There’s a sense of helplessness that abounds everywhere that I look, read, see. Social media and instant news have us all exhausted and anxious.
© Michael Stipe. Photo by David Belisle

Stipe believes art can offer hope in these turbulent times marked by trauma. His pantheon, which is also our pantheon in some ways, shields him from the vulnerability that pervades both individual and collective experiences. Unapologetically sentimental, he addresses the darkness of our era: “We are in such dark times. It’s so obvious to us all, and yet the pain of it makes us want to just fly through with blinders on and not have to address the trauma of, say, covid lockdown, refugees, or neo-fascist movements. There’s a sense of helplessness that abounds everywhere that I look, read, see. Social media and instant news have us all exhausted and anxious. With this show, I hoped to provide a more optimistic and, yes, uplifting calm to all the stress. And to underline the poem Desiderata (written by Max Ehrmann in 1927; two of the works in the exhibition are based on it [ed]), and celebrate its near centennial, to me references back to my eyes-wide-open teens, and how influential that poem was for me as a young, utopian dreamer. It offers salvation and understanding that is so bare and obvious. I cherish its simplicity of thought”.

© Michael Stipe. Photo by David Belisle

A decade ago at a dinner in Paris hosted by Renzo Rosso, I sat across from Michael Stipe. If I had been a fan back then, we probably wouldn’t have discussed art, and staying in touch would have been unlikely. I might have kept hearing from Thomas Dozol, Michael’s lifelong partner and fellow artist, whose exhibition I attended in New York shortly after. Instead, we met again in 2019 and, on that occasion, he anticipated his Milan exhibition. While I’m all for interdisciplinary creativity, I was a bit taken aback. Seeing enormously successful people venture into new fields and risk failure still leaves an impression.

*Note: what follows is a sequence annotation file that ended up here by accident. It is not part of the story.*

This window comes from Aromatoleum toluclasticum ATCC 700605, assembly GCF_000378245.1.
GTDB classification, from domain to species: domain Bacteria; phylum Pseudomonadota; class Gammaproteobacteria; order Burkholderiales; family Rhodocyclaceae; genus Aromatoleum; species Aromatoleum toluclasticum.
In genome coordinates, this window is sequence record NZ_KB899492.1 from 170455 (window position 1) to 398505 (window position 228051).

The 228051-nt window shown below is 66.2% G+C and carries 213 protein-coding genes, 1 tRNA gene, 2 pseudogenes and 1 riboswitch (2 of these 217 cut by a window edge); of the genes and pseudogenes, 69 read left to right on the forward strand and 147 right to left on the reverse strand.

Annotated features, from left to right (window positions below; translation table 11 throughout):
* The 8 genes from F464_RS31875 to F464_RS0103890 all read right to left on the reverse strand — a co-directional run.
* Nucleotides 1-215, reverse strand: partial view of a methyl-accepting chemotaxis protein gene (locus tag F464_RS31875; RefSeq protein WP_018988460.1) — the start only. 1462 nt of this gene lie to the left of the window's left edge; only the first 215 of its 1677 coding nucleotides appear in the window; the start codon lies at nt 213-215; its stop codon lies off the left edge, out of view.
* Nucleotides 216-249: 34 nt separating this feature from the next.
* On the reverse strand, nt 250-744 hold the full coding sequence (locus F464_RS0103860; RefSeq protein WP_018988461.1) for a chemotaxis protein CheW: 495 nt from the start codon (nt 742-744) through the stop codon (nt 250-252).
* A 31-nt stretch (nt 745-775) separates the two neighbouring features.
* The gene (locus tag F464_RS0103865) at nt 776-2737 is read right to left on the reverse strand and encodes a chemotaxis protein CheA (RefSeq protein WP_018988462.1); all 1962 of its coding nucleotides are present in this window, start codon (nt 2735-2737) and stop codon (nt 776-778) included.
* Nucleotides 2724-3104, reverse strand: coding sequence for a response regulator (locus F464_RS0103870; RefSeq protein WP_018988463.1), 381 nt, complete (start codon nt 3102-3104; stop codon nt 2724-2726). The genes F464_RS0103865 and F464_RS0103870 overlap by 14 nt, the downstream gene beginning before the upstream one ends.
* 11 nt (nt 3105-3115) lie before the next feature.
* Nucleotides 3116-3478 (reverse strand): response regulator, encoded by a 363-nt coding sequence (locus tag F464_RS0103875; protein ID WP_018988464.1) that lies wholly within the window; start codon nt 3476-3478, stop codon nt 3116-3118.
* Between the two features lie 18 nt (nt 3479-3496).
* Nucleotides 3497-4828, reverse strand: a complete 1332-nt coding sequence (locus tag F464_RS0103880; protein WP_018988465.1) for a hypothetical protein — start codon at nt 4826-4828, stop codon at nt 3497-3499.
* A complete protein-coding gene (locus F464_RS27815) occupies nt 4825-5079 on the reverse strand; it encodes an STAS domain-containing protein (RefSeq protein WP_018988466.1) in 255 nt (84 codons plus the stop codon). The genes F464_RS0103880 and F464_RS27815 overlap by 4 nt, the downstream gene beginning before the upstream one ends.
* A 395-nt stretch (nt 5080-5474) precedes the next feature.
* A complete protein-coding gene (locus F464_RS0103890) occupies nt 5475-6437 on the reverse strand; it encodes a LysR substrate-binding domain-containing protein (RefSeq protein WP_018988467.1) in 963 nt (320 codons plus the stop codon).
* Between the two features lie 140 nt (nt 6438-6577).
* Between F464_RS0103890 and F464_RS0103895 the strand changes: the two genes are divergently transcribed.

That’s also something we addressed in our interview after his public debut in the visual arts, which was postponed for three years because of the pandemic. We discussed whether his previous fame acts as a shield or whether he feels more exposed entering the art world.

“I do feel somewhat protected by my reputation and at the same time there is a high standard that comes along with that. The different mediums are interchangeable in my opinion, be it video, photography, music. These are interests I’ve carried for almost 50 years... I am only now getting to where I’m able to express them publicly and on my own. Do I feel vulnerable in the presentation of the work?  Absolutely! That’s the challenge and the beauty of it. I don’t take this lightly - I am too proud to release anything that I don’t think is the absolute best work that I could do at that moment... but of course I am also my harshest critic. If I fall on my face, well, then I fall on my face. But I do so - I hope - with a built-in level of sincerity and humor, and hopefully an audience that will laugh along with me at the attempt”. In essence, there’s public recognition - also known as success -, 30 years of music industry professionalism, yet an unwavering need to explore, as one of my professors might say, the last remaining territory of freedom: art. Stipe invites us to join him on this journey.

I have lost and I have been lost but for now I’m flying high
Fondazione ICA Milano, Via Orobia 26
from December 12, 2023 to March 16, 2024
Curated by:
Alberto Salvadori